How to deactivate your Twitter account

Here is how you can permanently deactivate your Twitter account.


Twitter is one of the most popular social media platforms in the world, drawing in users of all sorts of demographics and walks of life. While it can be a powerful tool for communication, Twitter is not without its shortcomings. If you’re ready to ditch the social media platform and its shenanigans altogether, we’re going to show you how to deactivate your Twitter account.

How to deactivate your Twitter account

how to delete twitter account

To deactivate your Twitter account, you’ll need to follow these steps. The process is the same whether you’re using Twitter on a desktop or via the mobile app.

  • Open ‘Settings and Privacy’
  • Select ‘Your account’
  • Select ‘Deactivate your account’
  • Choose a reactivation period
  • Select ‘Deactivate’

When you decide to deactivate your account, Twitter forces you to select a reactivation period. Essentially, logging back into your account during the reactivation period will reactivate your deleted account. This allows you a window of time to retrieve your account and all of its associated information should you have a change of mind. If the reactivation window closes, your account will be permanently deleted. Twitter’s two reactivation period options are 30 days and 12 months.

Twitter recommends that you download your Twitter data prior to deactivation. This will allow you to retain some relevant information associated with your account after it’s been wiped from the internet. The link to download your account data can be found on Twitter’s deactivation screen.

That’s how you can deactivate your Twitter account. Once it’s been fully deactivated, nobody will be able to see your past tweets or any other information related to your profile. We recommend you put some serious consideration into making a final decision. We here at Shacknews frequently cover the business moves of Twitter, so be sure to stick around for timely updates and helpful guides.

News Editor

Donovan is a young journalist from Maryland, who likes to game. His oldest gaming memory is playing Pajama Sam on his mom's desktop during weekends. Pokémon Emerald, Halo 2, and the original Star Wars Battlefront 2 were some of the most influential titles in awakening his love for video games. After interning for Shacknews throughout college, Donovan graduated from Bowie State University in 2020 with a major in broadcast journalism and joined the team full-time. He is a huge Scream nerd and film fanatic that will talk with you about movies and games all day. You can follow him on twitter @Donimals_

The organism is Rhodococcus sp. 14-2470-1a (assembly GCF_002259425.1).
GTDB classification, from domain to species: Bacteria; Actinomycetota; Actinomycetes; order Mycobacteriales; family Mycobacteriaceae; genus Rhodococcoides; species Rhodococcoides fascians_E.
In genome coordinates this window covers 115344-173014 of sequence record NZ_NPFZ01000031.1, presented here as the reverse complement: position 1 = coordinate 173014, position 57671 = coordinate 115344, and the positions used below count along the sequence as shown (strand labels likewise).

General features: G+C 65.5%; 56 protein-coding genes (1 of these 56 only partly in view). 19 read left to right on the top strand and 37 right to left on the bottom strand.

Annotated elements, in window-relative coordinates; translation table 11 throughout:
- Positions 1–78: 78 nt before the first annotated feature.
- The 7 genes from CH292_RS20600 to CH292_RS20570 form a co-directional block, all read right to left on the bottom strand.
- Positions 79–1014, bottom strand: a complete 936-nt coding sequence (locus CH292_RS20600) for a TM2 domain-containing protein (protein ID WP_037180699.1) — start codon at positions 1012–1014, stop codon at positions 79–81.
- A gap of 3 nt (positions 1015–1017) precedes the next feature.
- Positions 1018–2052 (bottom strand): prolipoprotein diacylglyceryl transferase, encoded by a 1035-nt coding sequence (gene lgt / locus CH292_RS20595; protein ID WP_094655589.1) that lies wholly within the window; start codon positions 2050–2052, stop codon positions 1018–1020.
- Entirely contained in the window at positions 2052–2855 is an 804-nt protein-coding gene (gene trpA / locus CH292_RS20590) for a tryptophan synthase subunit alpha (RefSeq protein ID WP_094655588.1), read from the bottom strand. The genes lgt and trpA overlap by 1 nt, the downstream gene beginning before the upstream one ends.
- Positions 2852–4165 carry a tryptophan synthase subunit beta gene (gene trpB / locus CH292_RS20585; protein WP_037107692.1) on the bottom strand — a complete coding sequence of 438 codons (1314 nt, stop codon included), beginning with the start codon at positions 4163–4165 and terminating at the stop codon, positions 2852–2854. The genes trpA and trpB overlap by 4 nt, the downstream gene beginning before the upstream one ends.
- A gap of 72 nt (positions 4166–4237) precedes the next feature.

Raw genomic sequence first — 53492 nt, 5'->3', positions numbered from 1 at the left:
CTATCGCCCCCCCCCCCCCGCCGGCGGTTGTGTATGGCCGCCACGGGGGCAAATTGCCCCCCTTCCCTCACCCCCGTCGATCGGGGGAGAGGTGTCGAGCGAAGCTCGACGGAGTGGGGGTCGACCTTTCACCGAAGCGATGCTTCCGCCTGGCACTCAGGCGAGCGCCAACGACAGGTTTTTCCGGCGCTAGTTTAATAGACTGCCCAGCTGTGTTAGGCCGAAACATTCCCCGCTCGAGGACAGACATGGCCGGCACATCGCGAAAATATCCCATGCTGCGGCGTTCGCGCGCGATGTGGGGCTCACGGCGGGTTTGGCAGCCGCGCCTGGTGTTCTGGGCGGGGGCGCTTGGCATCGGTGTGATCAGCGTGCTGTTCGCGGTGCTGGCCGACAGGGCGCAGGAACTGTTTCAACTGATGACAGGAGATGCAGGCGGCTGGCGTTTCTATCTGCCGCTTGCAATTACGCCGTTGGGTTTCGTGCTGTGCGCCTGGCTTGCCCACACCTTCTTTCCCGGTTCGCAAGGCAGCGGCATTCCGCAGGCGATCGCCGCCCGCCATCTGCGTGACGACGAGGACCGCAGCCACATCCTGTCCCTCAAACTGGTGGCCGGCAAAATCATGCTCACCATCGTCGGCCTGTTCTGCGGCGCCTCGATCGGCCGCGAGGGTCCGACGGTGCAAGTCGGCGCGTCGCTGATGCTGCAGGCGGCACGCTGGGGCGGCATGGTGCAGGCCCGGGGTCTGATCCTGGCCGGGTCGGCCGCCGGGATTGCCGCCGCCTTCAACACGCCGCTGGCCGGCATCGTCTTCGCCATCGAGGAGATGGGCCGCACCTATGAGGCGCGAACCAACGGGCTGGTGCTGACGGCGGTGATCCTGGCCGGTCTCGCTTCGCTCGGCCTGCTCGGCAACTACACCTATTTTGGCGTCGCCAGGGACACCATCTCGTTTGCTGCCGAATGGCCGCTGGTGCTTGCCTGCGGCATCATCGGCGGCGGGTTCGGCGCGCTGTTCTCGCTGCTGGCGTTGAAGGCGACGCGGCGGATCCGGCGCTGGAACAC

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  • reply
    April 25, 2022 3:10 PM

    Donovan Erskine posted a new article, How to deactivate your Twitter account

    • reply
      April 25, 2022 3:12 PM

      Just so you know, when I deleted my twitter account many years ago, somebody else was able to create an account with the same name. idgaf but you might.

    • reply
      April 25, 2022 8:00 PM

      I only ever used my Twitter account to spam their API with requests in a Python script until I got rate-limited. Considering I don't use the site, I'm costing them money and they don't have any of my content to monetize.

      ...I should make more accounts...

      • reply
        April 26, 2022 6:14 AM

        That's my main method as well.

      • reply
        April 26, 2022 7:52 AM

        I had the idea once to make a bot that would just tweet out the entirety of War and Peace, 140 characters at a time (so, this was before they doubled the limit). I thought lol this will take years at the rate they limit you to. Never bothered doing it.

        I just did some back of the napkin math which I might have wrong.

        I went to Project Gutenberg and downloaded a flat file English translation of War and Peace.

        Opening it up in Notepad++ shows it is 3,359,405 bytes long. Some of that is chapter listings, Project Gutenberg credits, etc. and maybe there's some double byte characters in there but just for shits let's say this is the length of W&P in characters.

        3,359,405 characters / 140 characters = 23,995.75 posts.

        Granted if you break it up by words rather than characters it might be more posts but that number's pretty close probably.

        Twitter ironically is blocked at work so I have to go off of Google summaries but one thing I'm reading says that APIs are limited to 300 posts over 3 hours. So. basically 100 posts per hour.

        23,995.75 posts / 100 posts per hour = 239.9575 hours.

        239.9575 hours / 24 hours in a day = ~9.998 days

        Even allowing for overages for word breaks that's like less than two weeks, provided I don't hit some other super secret rate limiter.

        So... not "lol years"

        Anyone wants to check my math on that feel free. Hell if anyone wants to steal this idea and do it feel free. For all I know it's been done before.

    • reply
      April 26, 2022 6:57 AM

      but how am I going to berate my ISP for their shitty service?

      • reply
        April 26, 2022 7:30 AM

        My wife went tried going through Samsung support to get a refund for one of their fuckups on a phone repair for over 2 months, but it wasn't until I started bitching on twitter that the issue got resolved.

    • reply
      April 26, 2022 9:16 AM

      Good to know. I'm not getting rid of my twitter account. Its still useful to spam contest entries and complain to brands. I'm not going to use it for anything else. But I'm sure I know people IRL that will need this.

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